Leah Jacobson

Eicha in January: The Message of Perek Gimmel

The days, weeks and months pass by, and I still don’t have time to think. This is indicated by the fact that I still greet friends and acquaintances daily with a “How are you doing?”, immediately followed by a sheepish realization that there is no easy way to answer that right now. And when friends and family abroad text me the same question, my speech bubble remains empty. No emoji even comes close to conveying the lingering shock, sadness, worry, faith and hope that all vie inside of me for expression.

In an effort to achieve some semblance of normalcy, for society and for myself, I have been attending my Wednesday classes at Matan Women’s Torah Learning Center in Raanana. For the past three weeks we have been learning Megillat Eicha (Lamentations). You might think this a poor topic choice for already heavy times, but ironically, there is solace in Jeremiah’s description of the tragic massacre of our Jewish ancestors 2000 years ago in Jerusalem. The words echo our modern headlines and provide a necessary zoom out moment. Redemption came then and it will come again.

There are many lessons in the words and chapter structure of Eicha. Chapter one describes the devastation. Chapter two, expresses the anger and feelings of abandonment by God, who said He would never leave us. Recurring word groups describe destruction, anger, betrayal, enemies, and despair. God is barely addressed directly.

But in Chapter 3 we hear the discourse turn. Suddenly the author is speaking directly to Hashem. It’s more than just a vivid description of what they are experiencing. As they process the grief, we see the shift out of disbelief, destruction and anger into prayer and the hope for a better tomorrow.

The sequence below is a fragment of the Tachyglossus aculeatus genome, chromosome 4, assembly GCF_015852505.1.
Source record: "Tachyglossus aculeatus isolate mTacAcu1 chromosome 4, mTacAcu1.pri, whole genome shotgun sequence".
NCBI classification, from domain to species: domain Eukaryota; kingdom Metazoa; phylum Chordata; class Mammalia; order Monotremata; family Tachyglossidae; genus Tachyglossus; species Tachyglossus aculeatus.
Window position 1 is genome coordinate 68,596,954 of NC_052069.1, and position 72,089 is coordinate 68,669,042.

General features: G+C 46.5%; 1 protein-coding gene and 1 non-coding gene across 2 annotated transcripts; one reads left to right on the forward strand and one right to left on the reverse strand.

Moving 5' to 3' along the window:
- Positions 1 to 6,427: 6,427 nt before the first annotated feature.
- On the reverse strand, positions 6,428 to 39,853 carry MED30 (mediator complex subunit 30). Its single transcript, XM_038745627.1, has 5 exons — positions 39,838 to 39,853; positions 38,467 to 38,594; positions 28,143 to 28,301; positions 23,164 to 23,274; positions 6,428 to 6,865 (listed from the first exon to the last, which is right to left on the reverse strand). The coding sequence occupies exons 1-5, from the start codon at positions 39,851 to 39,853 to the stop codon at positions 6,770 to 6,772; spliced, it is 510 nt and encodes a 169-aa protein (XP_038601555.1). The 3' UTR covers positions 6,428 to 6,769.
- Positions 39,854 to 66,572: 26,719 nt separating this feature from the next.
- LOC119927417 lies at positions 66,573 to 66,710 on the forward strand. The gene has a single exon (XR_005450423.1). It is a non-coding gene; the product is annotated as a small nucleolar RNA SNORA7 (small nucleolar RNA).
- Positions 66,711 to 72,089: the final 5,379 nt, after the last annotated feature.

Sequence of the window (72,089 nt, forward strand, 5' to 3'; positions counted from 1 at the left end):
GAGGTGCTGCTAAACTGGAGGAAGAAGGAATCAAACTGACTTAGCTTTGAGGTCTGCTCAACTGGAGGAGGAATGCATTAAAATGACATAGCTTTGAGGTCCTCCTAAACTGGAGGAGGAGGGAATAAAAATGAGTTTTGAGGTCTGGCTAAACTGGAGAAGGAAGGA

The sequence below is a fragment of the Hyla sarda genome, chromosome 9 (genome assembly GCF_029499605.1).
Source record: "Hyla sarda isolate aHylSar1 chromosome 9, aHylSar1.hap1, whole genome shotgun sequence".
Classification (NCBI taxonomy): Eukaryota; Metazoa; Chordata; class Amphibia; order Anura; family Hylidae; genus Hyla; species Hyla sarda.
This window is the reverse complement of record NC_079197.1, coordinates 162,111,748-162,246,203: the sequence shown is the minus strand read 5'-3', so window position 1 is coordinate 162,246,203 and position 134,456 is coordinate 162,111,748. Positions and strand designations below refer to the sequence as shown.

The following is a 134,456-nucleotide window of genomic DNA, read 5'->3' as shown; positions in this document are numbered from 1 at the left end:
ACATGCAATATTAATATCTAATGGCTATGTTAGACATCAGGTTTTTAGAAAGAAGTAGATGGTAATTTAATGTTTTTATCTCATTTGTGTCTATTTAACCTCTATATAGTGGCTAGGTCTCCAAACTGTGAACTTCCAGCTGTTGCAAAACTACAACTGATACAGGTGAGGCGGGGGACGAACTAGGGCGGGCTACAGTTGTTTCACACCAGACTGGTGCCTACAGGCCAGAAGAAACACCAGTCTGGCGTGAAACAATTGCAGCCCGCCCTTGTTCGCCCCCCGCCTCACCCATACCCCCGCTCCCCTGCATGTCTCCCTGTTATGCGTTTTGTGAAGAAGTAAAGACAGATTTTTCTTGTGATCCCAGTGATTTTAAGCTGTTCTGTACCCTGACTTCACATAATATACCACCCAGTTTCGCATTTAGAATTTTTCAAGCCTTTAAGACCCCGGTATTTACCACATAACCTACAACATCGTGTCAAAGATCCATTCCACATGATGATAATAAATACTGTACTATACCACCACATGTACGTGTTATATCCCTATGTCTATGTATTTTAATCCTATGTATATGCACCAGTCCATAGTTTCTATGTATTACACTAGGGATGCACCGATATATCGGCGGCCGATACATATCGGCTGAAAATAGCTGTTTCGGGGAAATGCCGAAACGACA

I submit that we are at that stage now.

The initial shock of October 7 has worn off. While we admit that we do not know Hashem’s plan, we have some difficult questions and justifiable complaints for God: is He using excessive punishment toward us… how are babies and women and elderly held hostage in the depths of hell and soldiers in the prime of their lives falling in battle and leaving behind shattered families and a society on the verge of breaking?

But this is precisely where faith and prayer enter. As the Torah and history teach us, this is the moment we have been preparing for all our lives. And that we practice in intervals throughout the Jewish calendar. When we read Perek Lamed of Tehillim as we light the Chanukah candles. When we shake the Gragger, when we bite into that Matza.

Deep down we know that with Hashem’s help we will prevail. That just like in difficult ancient and modern times we will get through this and emerge stronger and better. Am Yisrael Chai!

But we have never so acutely felt the pain of the process that preceded the redemption.

Lately, I’ve felt more than ever the need for help to make it to the finish line. We can seek that same help in the stories of our past. But in a magnificent way, we have that very help here right now under our noses, too. In the myriad ways we have leaned on each other in the past three months. In the way we are holding each other’s hands and hugging each other tight. In the knowing look or the hot meal, or the flag bearing on the side of the road.  Each of these carries so much love and meaning. It is a soul connection.